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Am J Med Genet A. 2008 Aug 1;146A(15):1942-54. doi: 10.1002/ajmg.a.32411.

Analytical and clinical validity of whole-genome oligonucleotide array comparative genomic hybridization for pediatric patients with mental retardation and developmental delay.

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  • 1Department of Genetics, Yale University School of Medicine, New Haven, Connecticut 06520, USA.

Abstract

We performed a pilot study to establish the analytical and clinical validity of whole genome oligonucleotide array comparative genomic hybridization (oaCGH) using the 44,000 oligonucleotide array from Agilent Technologies. DNA specimens from 10 patients with different chromosomal abnormalities were used as the test group and sex mismatched normal male or female DNA as references. A series of DNA mixtures containing 50%, 33%, and 25% of a known deletion was generated to evaluate the analytical capacity of oaCGH on detecting mosaic pattern. Receiver operating characteristic (ROC) curves were computed to evaluate sensitivity, specificity, and analytical resolution for detecting deletions, duplications, and mosaic patterns. The oaCGH detected the chromosomally recognized deletions, duplications, and additional genomic aberrations. Fluorescent in situ hybridization (FISH) assays using targeted BAC clone probes confirmed oaCGH findings. Failure in detecting marker chromosomes, a polymorphic inversion, and a Robertsonian translocation was also noted. The oaCGH achieved 99% sensitivity and 99% specificity with a resolution of 300-500 Kb. It also demonstrated 85% sensitivity and 95% specificity in detecting 50% mosaicism; however, increased test-to-test variations and reduced sensitivity were noted as the mosaic percentage decreased. Chromosome and oaCGH analyses on 50 pediatric patients with mental retardation (MR) and developmental delay (DD) delineated the genomic content of chromosomal abnormalities in nine cases, pathogenic genomic disorders in three cases and benign genomic variants in six cases. These results affirmed the analytical and clinical validity of oaCGH and prompted a cytogenomic algorithm to integrate oaCGH, chromosome and FISH analyses for genetic diagnosis.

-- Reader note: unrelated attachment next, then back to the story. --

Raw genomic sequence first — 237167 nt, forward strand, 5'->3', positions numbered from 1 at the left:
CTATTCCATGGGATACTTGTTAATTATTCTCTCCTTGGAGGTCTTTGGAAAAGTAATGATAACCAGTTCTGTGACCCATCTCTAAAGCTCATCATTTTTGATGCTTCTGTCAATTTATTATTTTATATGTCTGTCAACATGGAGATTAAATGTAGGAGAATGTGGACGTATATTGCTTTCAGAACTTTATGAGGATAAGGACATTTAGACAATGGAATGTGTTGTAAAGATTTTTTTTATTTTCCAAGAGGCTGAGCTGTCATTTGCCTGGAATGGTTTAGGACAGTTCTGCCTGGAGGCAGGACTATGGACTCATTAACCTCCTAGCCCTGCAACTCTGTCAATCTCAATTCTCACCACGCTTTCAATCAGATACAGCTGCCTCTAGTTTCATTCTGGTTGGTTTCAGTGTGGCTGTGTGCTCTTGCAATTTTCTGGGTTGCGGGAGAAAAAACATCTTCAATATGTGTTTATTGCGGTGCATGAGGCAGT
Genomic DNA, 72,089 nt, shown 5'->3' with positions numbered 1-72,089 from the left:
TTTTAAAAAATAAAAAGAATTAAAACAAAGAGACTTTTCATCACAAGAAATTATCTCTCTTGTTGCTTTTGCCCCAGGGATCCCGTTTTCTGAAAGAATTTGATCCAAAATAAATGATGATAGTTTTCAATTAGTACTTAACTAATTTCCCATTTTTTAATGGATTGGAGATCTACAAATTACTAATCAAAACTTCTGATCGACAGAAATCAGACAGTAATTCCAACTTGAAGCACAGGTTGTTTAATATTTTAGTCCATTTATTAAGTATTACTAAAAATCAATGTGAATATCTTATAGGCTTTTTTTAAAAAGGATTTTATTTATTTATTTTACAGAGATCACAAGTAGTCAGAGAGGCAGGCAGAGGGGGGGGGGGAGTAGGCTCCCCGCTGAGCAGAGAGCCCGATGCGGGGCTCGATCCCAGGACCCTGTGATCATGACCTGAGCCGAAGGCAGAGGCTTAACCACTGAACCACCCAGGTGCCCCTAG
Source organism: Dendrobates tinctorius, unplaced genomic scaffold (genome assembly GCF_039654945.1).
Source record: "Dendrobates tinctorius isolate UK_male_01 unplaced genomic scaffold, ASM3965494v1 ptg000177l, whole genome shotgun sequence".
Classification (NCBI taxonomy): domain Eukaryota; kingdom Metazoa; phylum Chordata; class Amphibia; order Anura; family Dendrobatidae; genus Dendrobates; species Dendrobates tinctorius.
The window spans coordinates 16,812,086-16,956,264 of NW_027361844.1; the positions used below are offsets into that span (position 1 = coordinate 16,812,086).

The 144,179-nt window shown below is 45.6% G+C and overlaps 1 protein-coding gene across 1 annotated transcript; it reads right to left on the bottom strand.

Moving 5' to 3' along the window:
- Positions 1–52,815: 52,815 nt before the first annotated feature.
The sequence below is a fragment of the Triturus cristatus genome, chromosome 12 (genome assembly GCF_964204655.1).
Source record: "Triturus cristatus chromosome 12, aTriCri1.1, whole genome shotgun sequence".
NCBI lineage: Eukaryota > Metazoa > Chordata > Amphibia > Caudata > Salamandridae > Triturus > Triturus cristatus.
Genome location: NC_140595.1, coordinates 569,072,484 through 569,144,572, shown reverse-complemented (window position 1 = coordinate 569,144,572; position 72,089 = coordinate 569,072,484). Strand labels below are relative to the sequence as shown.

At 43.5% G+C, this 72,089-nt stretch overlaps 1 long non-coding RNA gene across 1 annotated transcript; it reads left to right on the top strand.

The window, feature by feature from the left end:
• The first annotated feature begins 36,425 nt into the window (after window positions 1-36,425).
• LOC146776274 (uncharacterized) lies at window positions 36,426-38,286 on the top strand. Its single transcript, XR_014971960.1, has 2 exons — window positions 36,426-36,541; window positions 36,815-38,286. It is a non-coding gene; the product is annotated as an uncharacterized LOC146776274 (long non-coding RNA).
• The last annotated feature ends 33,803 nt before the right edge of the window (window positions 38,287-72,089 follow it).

Copyright 2008 Wiley-Liss, Inc.

PMID:
18627053
[PubMed - indexed for MEDLINE]
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